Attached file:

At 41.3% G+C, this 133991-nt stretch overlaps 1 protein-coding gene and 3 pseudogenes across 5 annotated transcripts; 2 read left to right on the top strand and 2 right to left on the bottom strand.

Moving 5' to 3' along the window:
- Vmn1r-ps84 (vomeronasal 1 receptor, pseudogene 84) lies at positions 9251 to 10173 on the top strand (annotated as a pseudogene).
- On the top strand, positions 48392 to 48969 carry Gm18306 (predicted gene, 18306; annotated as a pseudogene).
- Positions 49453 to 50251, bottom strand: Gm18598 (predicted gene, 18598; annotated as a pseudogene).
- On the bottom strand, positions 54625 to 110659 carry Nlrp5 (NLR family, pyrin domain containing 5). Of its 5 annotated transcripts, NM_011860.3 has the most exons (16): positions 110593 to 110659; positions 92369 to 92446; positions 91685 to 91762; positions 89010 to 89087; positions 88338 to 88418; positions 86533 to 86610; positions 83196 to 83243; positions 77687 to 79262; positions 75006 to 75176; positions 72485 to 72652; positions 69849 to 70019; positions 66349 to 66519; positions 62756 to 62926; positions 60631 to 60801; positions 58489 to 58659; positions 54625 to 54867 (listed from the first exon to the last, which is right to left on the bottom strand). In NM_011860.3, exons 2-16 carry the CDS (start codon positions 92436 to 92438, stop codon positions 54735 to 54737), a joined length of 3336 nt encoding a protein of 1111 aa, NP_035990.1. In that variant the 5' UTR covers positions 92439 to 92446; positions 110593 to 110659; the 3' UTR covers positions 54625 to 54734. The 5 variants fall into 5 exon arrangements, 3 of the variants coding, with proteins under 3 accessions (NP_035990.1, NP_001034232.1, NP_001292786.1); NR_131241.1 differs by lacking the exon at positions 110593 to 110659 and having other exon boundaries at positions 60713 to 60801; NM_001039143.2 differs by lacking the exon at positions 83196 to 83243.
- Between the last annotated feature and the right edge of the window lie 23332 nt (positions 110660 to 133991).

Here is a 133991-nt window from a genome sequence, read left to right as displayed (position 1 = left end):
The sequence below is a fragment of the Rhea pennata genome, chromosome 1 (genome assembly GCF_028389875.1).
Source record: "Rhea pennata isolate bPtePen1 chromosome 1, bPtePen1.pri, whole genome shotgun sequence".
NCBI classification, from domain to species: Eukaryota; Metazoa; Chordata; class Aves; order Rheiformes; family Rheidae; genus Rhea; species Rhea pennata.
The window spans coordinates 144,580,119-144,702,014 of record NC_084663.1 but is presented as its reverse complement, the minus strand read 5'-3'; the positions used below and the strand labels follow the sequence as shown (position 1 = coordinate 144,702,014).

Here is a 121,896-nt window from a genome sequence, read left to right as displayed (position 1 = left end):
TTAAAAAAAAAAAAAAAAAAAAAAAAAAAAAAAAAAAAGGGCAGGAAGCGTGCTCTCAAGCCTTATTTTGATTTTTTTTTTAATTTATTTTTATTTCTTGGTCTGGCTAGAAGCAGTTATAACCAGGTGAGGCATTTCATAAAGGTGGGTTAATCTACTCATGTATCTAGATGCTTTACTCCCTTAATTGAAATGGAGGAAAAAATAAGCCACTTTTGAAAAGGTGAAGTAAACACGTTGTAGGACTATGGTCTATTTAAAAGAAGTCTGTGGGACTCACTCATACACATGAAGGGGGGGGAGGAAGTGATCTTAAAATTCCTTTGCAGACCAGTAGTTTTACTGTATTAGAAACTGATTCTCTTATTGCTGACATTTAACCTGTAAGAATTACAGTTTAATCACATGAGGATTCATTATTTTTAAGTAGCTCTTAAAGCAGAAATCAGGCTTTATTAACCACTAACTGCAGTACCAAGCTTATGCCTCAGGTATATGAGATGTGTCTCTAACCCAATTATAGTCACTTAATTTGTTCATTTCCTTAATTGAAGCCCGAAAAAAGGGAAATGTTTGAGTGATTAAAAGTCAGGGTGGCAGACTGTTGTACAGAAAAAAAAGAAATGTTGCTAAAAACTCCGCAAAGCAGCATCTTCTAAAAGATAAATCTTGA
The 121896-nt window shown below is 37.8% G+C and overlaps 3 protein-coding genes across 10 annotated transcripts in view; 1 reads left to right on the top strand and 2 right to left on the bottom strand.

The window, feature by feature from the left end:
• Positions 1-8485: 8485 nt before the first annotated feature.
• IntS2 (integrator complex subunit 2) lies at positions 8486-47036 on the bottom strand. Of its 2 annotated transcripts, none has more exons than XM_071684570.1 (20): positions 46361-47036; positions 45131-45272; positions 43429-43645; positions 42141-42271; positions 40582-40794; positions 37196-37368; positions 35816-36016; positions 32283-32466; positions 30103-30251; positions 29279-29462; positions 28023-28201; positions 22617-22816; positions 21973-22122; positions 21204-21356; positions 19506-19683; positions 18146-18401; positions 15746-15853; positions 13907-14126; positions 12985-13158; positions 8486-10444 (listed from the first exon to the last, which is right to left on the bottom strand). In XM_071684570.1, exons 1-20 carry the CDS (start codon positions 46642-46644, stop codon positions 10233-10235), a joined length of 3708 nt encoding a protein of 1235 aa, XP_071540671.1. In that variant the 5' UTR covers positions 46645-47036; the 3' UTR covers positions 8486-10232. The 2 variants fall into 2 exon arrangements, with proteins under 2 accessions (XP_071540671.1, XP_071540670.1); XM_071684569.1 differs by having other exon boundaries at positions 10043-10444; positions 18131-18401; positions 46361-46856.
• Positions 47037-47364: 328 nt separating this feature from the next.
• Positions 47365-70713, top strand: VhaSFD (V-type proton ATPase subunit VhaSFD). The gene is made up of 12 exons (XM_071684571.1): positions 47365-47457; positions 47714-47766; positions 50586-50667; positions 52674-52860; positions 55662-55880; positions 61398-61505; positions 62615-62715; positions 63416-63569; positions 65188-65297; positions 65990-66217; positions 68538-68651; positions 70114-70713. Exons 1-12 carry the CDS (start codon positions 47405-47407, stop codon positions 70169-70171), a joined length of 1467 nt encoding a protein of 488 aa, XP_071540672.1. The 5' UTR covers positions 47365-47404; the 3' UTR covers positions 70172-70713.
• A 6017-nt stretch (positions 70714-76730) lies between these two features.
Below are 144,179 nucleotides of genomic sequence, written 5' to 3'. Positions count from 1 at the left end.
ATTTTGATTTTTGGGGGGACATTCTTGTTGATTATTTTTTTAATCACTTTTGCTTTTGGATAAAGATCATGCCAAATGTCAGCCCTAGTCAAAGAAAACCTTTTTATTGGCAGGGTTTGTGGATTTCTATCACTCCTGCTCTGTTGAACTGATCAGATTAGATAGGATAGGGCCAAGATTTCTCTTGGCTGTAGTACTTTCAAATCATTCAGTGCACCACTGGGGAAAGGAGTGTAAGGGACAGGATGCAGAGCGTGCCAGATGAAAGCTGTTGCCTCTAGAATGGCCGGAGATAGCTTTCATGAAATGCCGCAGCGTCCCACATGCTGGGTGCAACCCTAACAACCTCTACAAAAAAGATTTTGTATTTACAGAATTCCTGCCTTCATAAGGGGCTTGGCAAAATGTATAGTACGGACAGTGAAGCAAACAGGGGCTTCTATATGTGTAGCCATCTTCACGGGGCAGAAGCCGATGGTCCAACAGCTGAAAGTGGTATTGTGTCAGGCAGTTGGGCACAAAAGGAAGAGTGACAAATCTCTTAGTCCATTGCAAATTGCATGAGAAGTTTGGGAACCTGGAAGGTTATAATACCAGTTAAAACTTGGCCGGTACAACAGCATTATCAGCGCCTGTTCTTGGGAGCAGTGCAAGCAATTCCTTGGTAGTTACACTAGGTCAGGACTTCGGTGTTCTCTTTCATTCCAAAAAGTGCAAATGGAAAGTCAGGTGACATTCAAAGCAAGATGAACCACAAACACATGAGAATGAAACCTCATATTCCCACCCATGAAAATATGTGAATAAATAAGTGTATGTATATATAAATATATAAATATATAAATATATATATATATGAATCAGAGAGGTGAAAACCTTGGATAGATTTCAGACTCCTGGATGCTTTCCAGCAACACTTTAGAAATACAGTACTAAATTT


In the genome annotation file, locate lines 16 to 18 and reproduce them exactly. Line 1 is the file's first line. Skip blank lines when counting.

The window, feature by feature from the left end:
• Positions 1-8485: 8485 nt before the first annotated feature.
• IntS2 (integrator complex subunit 2) lies at positions 8486-47036 on the bottom strand. Of its 2 annotated transcripts, none has more exons than XM_071684570.1 (20): positions 46361-47036; positions 45131-45272; positions 43429-43645; positions 42141-42271; positions 40582-40794; positions 37196-37368; positions 35816-36016; positions 32283-32466; positions 30103-30251; positions 29279-29462; positions 28023-28201; positions 22617-22816; positions 21973-22122; positions 21204-21356; positions 19506-19683; positions 18146-18401; positions 15746-15853; positions 13907-14126; positions 12985-13158; positions 8486-10444 (listed from the first exon to the last, which is right to left on the bottom strand). In XM_071684570.1, exons 1-20 carry the CDS (start codon positions 46642-46644, stop codon positions 10233-10235), a joined length of 3708 nt encoding a protein of 1235 aa, XP_071540671.1. In that variant the 5' UTR covers positions 46645-47036; the 3' UTR covers positions 8486-10232. The 2 variants fall into 2 exon arrangements, with proteins under 2 accessions (XP_071540671.1, XP_071540670.1); XM_071684569.1 differs by having other exon boundaries at positions 10043-10444; positions 18131-18401; positions 46361-46856.